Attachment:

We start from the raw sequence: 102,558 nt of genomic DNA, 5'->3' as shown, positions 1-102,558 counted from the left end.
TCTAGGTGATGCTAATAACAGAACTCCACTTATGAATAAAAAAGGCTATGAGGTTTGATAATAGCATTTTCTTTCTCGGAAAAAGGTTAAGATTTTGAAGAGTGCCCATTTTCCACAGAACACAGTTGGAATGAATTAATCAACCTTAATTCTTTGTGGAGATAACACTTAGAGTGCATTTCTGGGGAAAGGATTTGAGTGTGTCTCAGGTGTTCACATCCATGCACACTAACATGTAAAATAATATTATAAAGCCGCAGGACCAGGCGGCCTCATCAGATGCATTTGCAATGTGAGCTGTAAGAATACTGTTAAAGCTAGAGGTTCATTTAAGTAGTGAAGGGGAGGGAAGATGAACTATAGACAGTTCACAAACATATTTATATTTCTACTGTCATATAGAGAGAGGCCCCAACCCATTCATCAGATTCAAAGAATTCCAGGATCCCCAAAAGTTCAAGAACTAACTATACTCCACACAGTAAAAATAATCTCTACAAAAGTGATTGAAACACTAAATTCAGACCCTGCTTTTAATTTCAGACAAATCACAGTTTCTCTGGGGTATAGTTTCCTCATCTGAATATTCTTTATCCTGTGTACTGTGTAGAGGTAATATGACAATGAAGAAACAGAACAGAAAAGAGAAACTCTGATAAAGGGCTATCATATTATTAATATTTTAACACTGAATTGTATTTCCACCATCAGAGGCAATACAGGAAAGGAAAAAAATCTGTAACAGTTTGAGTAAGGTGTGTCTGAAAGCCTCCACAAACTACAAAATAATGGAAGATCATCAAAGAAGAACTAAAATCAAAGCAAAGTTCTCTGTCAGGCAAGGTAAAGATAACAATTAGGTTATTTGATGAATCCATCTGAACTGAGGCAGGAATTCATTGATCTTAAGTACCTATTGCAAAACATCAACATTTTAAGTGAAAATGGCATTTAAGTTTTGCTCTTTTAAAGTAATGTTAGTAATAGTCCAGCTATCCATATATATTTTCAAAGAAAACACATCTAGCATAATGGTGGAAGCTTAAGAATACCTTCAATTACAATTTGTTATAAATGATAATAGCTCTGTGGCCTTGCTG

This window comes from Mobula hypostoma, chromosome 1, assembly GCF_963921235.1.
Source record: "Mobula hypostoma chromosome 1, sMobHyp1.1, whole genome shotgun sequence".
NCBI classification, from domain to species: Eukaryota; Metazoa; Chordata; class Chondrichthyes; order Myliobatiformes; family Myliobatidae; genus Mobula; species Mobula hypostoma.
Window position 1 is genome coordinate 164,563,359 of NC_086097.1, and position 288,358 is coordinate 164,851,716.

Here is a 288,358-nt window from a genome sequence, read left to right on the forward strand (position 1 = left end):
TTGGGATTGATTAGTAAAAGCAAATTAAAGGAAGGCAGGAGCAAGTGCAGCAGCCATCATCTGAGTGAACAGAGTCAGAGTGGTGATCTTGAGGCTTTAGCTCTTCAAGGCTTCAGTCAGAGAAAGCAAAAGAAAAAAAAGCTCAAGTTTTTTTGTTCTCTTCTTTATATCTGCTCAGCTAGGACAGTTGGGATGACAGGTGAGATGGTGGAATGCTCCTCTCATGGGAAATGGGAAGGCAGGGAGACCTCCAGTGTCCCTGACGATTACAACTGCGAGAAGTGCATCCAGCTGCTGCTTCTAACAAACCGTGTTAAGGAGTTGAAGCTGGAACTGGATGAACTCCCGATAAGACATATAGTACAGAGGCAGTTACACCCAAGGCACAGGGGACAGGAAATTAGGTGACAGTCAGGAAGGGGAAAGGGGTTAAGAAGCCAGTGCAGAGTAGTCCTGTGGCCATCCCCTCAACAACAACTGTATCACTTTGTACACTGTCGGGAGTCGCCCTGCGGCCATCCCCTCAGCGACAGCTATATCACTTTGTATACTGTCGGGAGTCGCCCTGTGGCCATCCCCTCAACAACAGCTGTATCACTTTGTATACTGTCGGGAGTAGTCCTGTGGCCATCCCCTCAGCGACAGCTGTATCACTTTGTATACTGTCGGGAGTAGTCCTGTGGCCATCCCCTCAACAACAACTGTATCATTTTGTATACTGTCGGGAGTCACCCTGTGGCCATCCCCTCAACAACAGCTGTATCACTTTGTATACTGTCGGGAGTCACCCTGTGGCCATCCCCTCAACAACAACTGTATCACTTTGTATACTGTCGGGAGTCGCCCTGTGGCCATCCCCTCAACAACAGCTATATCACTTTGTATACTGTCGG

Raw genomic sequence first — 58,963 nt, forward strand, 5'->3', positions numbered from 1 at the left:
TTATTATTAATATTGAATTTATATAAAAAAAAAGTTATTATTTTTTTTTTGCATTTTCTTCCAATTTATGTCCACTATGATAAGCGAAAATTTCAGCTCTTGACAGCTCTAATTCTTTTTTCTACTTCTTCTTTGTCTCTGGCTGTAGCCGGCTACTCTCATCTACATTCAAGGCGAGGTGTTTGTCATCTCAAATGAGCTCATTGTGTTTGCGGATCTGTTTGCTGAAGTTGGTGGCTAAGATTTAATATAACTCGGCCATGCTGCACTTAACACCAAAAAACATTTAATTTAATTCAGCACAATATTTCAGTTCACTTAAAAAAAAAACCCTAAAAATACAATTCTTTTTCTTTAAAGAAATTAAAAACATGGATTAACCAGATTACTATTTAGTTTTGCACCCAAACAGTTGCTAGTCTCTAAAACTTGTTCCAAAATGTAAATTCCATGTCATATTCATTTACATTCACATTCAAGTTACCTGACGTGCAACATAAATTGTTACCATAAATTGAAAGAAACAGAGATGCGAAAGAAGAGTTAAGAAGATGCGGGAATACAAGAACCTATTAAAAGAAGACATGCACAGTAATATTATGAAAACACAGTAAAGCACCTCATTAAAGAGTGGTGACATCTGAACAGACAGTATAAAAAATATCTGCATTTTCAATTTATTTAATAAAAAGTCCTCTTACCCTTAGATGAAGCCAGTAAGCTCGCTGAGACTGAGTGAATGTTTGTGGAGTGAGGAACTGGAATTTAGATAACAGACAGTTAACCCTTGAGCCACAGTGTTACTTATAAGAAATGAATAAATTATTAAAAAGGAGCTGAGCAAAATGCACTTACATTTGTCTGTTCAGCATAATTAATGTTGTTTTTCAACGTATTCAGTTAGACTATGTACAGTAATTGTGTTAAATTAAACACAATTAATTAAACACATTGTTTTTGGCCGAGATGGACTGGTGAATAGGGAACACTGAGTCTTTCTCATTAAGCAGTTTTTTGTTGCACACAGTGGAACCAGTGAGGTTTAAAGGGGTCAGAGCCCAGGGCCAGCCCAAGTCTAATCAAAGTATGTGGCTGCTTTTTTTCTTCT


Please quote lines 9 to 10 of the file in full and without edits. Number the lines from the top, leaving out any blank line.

Raw genomic sequence first — 58,963 nt, forward strand, 5'->3', positions numbered from 1 at the left:
TTATTATTAATATTGAATTTATATAAAAAAAAAGTTATTATTTTTTTTTTGCATTTTCTTCCAATTTATGTCCACTATGATAAGCGAAAATTTCAGCTCTTGACAGCTCTAATTCTTTTTTCTACTTCTTCTTTGTCTCTGGCTGTAGCCGGCTACTCTCATCTACATTCAAGGCGAGGTGTTTGTCATCTCAAATGAGCTCATTGTGTTTGCGGATCTGTTTGCTGAAGTTGGTGGCTAAGATTTAATATAACTCGGCCATGCTGCACTTAACACCAAAAAACATTTAATTTAATTCAGCACAATATTTCAGTTCACTTAAAAAAAAAACCCTAAAAATACAATTCTTTTTCTTTAAAGAAATTAAAAACATGGATTAACCAGATTACTATTTAGTTTTGCACCCAAACAGTTGCTAGTCTCTAAAACTTGTTCCAAAATGTAAATTCCATGTCATATTCATTTACATTCACATTCAAGTTACCTGACGTGCAACATAAATTGTTACCATAAATTGAAAGAAACAGAGATGCGAAAGAAGAGTTAAGAAGATGCGGGAATACAAGAACCTATTAAAAGAAGACATGCACAGTAATATTATGAAAACACAGTAAAGCACCTCATTAAAGAGTGGTGACATCTGAACAGACAGTATAAAAAATATCTGCATTTTCAATTTATTTAATAAAAAGTCCTCTTACCCTTAGATGAAGCCAGTAAGCTCGCTGAGACTGAGTGAATGTTTGTGGAGTGAGGAACTGGAATTTAGATAACAGACAGTTAACCCTTGAGCCACAGTGTTACTTATAAGAAATGAATAAATTATTAAAAAGGAGCTGAGCAAAATGCACTTACATTTGTCTGTTCAGCATAATTAATGTTGTTTTTCAACGTATTCAGTTAGACTATGTACAGTAATTGTGTTAAATTAAACACAATTAATTAAACACATTGTTTTTGGCCGAGATGGACTGGTGAATAGGGAACACTGAGTCTTTCTCATTAAGCAGTTTTTTGTTGCACACAGTGGAACCAGTGAGGTTTAAAGGGGTCAGAGCCCAGGGCCAGCCCAAGTCTAATCAAAGTATGTGGCTGCTTTTTTTCTTCT